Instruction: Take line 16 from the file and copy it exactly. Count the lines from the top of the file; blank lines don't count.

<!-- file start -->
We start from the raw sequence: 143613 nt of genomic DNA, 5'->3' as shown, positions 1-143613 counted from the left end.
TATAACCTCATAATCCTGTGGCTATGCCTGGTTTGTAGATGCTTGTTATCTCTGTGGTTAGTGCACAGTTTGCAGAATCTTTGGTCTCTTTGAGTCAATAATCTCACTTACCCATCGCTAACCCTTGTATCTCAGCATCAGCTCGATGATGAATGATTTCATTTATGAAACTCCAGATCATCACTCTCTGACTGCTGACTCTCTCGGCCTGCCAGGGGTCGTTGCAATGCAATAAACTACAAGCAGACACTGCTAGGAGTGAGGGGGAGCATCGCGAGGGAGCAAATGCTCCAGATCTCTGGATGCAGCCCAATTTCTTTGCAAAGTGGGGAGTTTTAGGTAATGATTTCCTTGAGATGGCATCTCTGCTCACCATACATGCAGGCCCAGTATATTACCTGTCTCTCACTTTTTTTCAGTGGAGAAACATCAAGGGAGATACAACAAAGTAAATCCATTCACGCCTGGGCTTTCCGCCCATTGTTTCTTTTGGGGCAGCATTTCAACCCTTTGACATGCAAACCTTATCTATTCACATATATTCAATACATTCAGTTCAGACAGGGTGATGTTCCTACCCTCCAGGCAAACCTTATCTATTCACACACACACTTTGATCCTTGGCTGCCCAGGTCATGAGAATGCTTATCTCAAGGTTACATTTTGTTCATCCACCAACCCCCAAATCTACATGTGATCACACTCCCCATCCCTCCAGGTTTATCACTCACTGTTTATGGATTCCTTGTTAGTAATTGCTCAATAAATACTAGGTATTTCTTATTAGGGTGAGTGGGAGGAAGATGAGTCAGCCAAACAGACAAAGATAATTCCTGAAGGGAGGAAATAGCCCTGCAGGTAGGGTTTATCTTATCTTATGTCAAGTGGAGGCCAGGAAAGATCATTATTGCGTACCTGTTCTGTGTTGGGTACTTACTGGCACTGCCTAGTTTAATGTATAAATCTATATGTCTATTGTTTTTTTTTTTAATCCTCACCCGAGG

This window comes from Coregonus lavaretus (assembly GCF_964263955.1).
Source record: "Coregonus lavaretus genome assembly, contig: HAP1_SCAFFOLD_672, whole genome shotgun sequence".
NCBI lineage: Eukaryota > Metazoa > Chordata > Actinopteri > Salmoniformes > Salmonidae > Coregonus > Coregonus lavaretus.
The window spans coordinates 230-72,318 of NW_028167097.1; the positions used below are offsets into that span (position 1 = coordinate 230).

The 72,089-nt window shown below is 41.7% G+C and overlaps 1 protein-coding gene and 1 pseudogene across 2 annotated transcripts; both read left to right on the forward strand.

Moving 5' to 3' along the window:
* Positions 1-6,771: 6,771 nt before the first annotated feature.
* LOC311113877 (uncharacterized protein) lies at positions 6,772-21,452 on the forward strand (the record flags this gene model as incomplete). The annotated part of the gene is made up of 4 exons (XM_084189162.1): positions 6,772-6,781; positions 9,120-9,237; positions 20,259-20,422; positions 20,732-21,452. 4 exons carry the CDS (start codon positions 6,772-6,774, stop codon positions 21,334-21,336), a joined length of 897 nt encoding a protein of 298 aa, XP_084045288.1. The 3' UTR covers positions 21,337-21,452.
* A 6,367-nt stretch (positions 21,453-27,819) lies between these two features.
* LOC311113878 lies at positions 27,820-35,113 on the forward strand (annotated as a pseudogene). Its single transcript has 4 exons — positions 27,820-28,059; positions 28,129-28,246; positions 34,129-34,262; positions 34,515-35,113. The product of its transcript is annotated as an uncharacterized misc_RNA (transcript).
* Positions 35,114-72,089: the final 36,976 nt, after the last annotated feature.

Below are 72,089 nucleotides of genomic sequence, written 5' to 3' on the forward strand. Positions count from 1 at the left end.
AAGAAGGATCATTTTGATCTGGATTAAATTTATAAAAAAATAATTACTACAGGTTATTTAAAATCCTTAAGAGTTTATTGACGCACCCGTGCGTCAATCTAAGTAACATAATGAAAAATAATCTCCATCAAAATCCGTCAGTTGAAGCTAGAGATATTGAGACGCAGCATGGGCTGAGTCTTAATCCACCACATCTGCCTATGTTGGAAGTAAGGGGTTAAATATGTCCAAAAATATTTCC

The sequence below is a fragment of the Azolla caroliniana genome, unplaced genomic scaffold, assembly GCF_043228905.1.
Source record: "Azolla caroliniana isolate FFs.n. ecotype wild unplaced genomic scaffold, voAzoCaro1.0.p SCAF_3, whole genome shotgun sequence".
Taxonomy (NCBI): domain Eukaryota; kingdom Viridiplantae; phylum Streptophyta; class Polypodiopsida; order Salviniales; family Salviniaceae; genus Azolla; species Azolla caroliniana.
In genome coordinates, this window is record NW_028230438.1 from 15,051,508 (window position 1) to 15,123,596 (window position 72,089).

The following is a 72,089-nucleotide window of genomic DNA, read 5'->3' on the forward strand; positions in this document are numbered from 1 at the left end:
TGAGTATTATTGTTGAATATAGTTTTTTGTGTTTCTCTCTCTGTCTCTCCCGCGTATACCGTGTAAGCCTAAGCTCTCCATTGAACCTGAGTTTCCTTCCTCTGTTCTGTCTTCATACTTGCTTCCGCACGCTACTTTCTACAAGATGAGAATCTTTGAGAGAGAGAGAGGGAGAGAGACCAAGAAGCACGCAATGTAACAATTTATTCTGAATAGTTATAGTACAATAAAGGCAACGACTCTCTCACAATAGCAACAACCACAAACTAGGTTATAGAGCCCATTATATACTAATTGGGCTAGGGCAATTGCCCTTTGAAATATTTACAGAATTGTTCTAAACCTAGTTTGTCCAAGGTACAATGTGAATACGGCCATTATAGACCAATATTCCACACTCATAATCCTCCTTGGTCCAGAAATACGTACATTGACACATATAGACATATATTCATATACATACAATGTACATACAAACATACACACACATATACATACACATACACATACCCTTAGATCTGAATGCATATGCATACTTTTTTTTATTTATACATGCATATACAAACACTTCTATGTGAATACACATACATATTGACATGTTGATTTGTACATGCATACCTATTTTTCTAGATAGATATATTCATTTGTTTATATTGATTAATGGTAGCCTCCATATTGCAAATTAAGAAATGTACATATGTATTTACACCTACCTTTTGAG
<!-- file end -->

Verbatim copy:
The sequence below is a fragment of the Azolla caroliniana genome, unplaced genomic scaffold, assembly GCF_043228905.1.